How Assets are Distributed During Estate Administration in New York

Estate administration begins when a person passes away whether they had planned their estate or not. During the administration process, the assets and property accumulated by the decedent are collected and distributed to beneficiaries and legal heirs after debts and taxes are paid. If a family member has recently passed away, what do you need to know about how their assets will be distributed?

Distribution of Assets According to a Will

If the deceased has planned their estate and named an executor in their will, the executor will be responsible for collecting the decedent’s assets and property, locating living family members and beneficiaries, settling any applicable debts and tax payments through the estate, overseeing the estate through any disputes, and finally distributing assets and closing the estate.

In a simple estate, a home and other valuables may already belong to a surviving spouse. Debt can be paid, tax reports prepared, and then estate can be closed. However, in more complex estates with considerable assets, including real property or commercial interests, the help of an experienced estate planning attorney may be necessary to ensure the distribution of assets is handled according to the deceased’s wishes.

Choosing a Court Administrator

Sometimes a person may pass away without leaving a will. If your family member did not have a will, the court process to distribute your assets is called an “administration proceeding.” During an administration proceeding, the court will appoint an administrator to act as the representative of your estate. Generally, court appointed administrators in New York are assigned as follows:

  • Surviving spouse
  • Children
  • Grandchildren
  • Father or mother
  • Brothers or sisters

Multiple heirs on the same level may be appointed co-administrators.

Distribution of Assets Without a Will

A person named an administrator by the court shares the same responsibilities as an executor. Their job is to locate the decedent’s property and family members and ultimately oversee the distribution of property and eventual closing of an estate. However, in instances where there is no will, assets and property will be distributed according to New York State regulations.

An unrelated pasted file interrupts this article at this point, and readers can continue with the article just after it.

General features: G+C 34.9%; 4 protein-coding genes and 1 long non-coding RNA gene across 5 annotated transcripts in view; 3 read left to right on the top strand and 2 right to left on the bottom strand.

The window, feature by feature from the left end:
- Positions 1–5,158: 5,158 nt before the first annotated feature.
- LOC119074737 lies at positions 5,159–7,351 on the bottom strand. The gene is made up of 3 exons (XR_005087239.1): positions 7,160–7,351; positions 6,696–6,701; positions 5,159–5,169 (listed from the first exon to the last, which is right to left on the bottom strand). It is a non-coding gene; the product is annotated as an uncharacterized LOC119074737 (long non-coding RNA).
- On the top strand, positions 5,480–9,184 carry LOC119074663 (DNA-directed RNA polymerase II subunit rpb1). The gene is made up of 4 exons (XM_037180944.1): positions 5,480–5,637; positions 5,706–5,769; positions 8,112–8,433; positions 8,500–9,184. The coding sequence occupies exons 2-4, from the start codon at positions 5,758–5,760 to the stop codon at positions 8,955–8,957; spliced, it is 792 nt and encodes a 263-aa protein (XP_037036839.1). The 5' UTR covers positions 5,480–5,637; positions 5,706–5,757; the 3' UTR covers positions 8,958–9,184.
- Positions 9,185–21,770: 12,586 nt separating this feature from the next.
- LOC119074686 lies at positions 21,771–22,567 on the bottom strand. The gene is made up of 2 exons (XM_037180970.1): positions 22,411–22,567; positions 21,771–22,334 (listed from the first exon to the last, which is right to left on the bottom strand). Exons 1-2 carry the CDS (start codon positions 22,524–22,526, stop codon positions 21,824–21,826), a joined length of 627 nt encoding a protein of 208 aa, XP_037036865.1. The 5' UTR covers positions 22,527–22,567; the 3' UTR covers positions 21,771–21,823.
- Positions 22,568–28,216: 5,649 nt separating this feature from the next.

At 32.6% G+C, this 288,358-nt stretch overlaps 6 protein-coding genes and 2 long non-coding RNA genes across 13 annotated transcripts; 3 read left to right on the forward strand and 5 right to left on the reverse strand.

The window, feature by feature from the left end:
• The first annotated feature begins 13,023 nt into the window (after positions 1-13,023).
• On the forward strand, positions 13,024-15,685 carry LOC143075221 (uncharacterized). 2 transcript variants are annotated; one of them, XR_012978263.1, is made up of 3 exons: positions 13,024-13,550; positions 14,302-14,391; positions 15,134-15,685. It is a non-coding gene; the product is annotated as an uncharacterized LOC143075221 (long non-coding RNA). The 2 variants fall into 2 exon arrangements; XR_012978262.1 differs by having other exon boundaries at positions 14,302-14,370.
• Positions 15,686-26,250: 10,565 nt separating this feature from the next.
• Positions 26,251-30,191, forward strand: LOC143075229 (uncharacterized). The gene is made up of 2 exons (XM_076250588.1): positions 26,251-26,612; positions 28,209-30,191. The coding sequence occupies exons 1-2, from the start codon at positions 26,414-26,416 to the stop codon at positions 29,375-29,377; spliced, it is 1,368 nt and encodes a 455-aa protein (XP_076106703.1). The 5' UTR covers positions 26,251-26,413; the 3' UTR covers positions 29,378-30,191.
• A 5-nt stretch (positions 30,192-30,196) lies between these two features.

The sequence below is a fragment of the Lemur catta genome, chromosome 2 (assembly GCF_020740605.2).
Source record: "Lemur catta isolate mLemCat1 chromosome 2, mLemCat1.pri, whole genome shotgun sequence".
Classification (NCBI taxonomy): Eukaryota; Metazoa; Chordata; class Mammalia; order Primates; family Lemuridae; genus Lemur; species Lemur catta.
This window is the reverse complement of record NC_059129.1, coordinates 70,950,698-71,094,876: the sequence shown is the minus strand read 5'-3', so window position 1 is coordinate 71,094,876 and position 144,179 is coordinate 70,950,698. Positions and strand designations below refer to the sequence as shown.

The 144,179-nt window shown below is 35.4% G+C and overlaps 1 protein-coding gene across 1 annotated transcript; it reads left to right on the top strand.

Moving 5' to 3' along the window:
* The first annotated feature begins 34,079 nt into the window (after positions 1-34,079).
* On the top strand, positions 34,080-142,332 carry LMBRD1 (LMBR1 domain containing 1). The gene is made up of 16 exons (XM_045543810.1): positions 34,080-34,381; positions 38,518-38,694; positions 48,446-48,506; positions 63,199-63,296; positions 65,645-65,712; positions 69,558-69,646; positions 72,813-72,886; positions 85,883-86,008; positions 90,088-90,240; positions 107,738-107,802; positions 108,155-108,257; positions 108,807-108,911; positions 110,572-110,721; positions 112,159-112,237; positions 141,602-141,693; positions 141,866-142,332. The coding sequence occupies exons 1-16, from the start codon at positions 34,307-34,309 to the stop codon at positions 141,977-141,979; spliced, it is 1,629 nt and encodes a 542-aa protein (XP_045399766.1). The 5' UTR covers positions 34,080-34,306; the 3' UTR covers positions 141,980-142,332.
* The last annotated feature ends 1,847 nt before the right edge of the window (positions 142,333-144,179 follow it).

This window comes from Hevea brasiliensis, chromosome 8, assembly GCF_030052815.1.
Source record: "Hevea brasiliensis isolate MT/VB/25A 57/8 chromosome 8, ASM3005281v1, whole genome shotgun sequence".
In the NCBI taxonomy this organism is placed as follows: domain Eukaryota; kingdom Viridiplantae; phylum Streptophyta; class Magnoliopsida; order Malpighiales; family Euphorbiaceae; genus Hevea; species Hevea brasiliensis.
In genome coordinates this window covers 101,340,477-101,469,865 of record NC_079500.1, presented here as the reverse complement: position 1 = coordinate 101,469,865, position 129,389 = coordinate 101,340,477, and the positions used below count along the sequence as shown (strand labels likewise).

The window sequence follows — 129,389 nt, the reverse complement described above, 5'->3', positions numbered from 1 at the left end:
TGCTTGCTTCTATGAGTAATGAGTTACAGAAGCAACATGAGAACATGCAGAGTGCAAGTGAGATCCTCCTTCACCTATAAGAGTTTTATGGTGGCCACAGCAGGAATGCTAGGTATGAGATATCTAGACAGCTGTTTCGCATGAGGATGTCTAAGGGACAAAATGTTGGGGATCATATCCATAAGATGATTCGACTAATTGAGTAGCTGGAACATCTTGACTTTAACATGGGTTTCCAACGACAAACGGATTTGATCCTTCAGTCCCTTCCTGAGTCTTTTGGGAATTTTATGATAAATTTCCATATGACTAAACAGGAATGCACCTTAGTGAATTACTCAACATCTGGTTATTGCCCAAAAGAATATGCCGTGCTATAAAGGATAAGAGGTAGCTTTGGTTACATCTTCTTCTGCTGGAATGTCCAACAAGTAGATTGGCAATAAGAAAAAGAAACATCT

In New York, priority for asset distribution is given to a person’s surviving spouse. New York law also prioritizes “issues,” or common descendants or ancestors such as children and grandchildren. For example, in New York if a person passes away without a will, their spouse will receive up to $50,000 from their estate automatically. Then half of the remaining money or property is given to your surviving spouse and the other half is distributed among your issue evenly. If a person who has passed away does not have a surviving spouse, their property and assets will be distributed evenly among their surviving issue.

Planning Your Estate

Always obtain skilled legal advice when questions arise during the estate administration process.Getting the right answers protects the estate, its beneficiaries, and you. Serving New York, Florida, and New Jersey, Lissner & Lissner LLP has more than 65 years of experience helping clients with estate planning, trusts, Medicaid planning, and more.When you have questions about a will, estate plan, or ongoing estate administration, call (212) 307-1499 or contact us today.

Micheal Lissner
About the Author: Michael Lissner
Micheal D. Lissner is an experienced trust and estate planning and administration attorney serving the New York City area. He handles cases ranging from estate planning to trust administration, medicaid planning, elder law, and representation of survivors of the Holocaust and their heirs